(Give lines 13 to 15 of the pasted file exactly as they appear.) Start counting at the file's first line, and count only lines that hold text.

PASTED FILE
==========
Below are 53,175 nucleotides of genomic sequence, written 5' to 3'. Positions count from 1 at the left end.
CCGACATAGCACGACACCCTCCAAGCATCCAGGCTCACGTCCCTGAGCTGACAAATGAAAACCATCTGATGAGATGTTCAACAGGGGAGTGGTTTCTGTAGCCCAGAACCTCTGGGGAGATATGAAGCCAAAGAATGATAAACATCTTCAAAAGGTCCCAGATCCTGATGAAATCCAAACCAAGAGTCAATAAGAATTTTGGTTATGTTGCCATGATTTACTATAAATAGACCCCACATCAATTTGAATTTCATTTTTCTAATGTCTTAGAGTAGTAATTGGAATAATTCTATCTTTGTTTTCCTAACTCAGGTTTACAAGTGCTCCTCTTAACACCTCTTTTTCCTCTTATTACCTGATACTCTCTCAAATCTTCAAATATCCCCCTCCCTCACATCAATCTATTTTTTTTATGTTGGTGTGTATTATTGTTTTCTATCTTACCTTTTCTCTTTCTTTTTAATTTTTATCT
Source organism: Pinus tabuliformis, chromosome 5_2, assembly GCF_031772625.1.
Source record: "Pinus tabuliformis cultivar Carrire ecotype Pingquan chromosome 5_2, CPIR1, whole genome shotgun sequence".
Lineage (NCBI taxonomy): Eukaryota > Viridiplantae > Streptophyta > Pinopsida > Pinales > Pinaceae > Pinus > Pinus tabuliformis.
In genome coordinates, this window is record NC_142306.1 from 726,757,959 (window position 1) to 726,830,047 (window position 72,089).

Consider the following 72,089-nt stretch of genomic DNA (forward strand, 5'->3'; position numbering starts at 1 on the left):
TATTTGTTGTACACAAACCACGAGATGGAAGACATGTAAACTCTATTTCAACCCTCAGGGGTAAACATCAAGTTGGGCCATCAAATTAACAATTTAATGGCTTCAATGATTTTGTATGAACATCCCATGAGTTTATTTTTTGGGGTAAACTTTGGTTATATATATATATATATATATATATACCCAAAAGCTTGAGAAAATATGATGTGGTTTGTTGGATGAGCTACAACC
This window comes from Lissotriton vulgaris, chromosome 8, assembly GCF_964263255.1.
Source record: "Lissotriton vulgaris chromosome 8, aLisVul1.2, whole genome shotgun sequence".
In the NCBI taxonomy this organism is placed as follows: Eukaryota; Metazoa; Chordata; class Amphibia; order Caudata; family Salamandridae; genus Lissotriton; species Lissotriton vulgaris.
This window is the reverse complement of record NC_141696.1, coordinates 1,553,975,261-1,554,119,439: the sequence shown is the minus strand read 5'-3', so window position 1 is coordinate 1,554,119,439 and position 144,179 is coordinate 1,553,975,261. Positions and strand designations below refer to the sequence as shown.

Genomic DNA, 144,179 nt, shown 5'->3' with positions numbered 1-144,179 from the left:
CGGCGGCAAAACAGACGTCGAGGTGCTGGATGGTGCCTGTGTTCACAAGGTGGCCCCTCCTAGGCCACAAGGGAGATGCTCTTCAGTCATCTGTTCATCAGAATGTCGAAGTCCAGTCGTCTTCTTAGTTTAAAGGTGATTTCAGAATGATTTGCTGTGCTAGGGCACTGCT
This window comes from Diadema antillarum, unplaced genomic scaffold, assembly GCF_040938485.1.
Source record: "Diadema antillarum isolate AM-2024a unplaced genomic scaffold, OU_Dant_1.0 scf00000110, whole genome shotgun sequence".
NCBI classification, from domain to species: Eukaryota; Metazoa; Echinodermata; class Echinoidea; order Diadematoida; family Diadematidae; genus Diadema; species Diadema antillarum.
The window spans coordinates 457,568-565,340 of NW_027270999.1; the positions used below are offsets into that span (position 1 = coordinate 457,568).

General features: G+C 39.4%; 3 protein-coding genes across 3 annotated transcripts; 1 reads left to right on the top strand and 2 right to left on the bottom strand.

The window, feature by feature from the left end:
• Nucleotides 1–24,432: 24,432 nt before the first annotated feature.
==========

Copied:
Genomic DNA, 144,179 nt, shown 5'->3' with positions numbered 1-144,179 from the left:
CGGCGGCAAAACAGACGTCGAGGTGCTGGATGGTGCCTGTGTTCACAAGGTGGCCCCTCCTAGGCCACAAGGGAGATGCTCTTCAGTCATCTGTTCATCAGAATGTCGAAGTCCAGTCGTCTTCTTAGTTTAAAGGTGATTTCAGAATGATTTGCTGTGCTAGGGCACTGCT
This window comes from Diadema antillarum, unplaced genomic scaffold, assembly GCF_040938485.1.